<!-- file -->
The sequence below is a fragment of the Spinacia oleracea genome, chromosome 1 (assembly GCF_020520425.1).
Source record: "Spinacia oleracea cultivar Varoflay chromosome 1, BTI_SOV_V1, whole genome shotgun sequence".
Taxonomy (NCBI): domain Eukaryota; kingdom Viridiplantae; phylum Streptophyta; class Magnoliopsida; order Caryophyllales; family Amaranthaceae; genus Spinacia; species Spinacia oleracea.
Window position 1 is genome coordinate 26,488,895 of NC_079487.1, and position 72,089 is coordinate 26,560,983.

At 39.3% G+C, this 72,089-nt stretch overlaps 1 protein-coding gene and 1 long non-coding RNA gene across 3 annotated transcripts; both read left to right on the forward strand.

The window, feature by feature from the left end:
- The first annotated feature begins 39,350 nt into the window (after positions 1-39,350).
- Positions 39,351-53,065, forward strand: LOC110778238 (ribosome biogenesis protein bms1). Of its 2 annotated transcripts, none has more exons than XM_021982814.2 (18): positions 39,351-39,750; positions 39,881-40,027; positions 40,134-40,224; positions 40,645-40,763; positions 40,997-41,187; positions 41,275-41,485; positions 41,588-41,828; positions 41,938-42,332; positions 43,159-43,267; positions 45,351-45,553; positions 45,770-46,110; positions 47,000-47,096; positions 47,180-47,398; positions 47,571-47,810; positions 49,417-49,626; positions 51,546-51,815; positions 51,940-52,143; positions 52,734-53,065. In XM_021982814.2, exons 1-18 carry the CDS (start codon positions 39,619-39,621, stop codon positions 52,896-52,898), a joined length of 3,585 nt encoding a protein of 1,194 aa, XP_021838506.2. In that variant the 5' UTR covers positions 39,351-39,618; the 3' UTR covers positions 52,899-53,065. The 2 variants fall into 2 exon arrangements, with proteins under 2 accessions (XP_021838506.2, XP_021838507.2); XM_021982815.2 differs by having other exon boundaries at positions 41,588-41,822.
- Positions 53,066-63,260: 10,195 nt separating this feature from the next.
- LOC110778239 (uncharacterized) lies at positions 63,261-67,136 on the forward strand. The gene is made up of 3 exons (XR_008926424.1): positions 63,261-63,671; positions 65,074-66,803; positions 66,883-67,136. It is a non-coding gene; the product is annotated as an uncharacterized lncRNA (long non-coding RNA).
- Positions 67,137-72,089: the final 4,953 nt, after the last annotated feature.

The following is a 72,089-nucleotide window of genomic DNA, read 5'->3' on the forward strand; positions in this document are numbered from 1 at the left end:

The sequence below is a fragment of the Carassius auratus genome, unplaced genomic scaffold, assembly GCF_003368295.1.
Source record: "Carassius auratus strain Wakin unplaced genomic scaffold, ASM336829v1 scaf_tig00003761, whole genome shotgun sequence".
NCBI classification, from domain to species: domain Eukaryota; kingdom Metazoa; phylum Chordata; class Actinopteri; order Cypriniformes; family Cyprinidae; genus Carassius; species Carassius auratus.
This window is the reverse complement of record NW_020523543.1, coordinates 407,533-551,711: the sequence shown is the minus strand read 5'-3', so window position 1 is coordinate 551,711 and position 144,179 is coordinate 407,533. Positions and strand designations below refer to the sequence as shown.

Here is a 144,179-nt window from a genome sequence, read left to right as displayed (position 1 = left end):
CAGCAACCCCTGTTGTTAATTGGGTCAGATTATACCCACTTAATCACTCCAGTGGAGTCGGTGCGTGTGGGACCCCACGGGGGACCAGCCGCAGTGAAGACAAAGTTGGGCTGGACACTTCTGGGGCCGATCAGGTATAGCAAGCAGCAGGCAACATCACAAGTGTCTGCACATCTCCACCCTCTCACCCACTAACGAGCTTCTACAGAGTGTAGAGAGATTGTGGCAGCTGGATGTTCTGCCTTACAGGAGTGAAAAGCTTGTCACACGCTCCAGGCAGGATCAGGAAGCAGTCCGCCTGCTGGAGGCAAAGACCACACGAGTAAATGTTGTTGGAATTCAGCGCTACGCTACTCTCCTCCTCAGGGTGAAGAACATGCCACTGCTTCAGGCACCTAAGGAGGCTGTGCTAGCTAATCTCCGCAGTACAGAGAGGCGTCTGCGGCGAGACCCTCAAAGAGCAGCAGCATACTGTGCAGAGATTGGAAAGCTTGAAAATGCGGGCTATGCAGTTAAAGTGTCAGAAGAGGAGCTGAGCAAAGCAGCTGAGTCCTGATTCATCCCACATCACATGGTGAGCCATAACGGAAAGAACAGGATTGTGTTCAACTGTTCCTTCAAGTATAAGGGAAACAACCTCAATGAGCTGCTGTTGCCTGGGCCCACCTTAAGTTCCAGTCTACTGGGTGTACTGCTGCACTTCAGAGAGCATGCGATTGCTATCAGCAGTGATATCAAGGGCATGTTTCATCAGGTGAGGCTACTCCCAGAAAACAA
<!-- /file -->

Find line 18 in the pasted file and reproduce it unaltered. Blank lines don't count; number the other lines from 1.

CAGCAACCCCTGTTGTTAATTGGGTCAGATTATACCCACTTAATCACTCCAGTGGAGTCGGTGCGTGTGGGACCCCACGGGGGACCAGCCGCAGTGAAGACAAAGTTGGGCTGGACACTTCTGGGGCCGATCAGGTATAGCAAGCAGCAGGCAACATCACAAGTGTCTGCACATCTCCACCCTCTCACCCACTAACGAGCTTCTACAGAGTGTAGAGAGATTGTGGCAGCTGGATGTTCTGCCTTACAGGAGTGAAAAGCTTGTCACACGCTCCAGGCAGGATCAGGAAGCAGTCCGCCTGCTGGAGGCAAAGACCACACGAGTAAATGTTGTTGGAATTCAGCGCTACGCTACTCTCCTCCTCAGGGTGAAGAACATGCCACTGCTTCAGGCACCTAAGGAGGCTGTGCTAGCTAATCTCCGCAGTACAGAGAGGCGTCTGCGGCGAGACCCTCAAAGAGCAGCAGCATACTGTGCAGAGATTGGAAAGCTTGAAAATGCGGGCTATGCAGTTAAAGTGTCAGAAGAGGAGCTGAGCAAAGCAGCTGAGTCCTGATTCATCCCACATCACATGGTGAGCCATAACGGAAAGAACAGGATTGTGTTCAACTGTTCCTTCAAGTATAAGGGAAACAACCTCAATGAGCTGCTGTTGCCTGGGCCCACCTTAAGTTCCAGTCTACTGGGTGTACTGCTGCACTTCAGAGAGCATGCGATTGCTATCAGCAGTGATATCAAGGGCATGTTTCATCAGGTGAGGCTACTCCCAGAAAACAA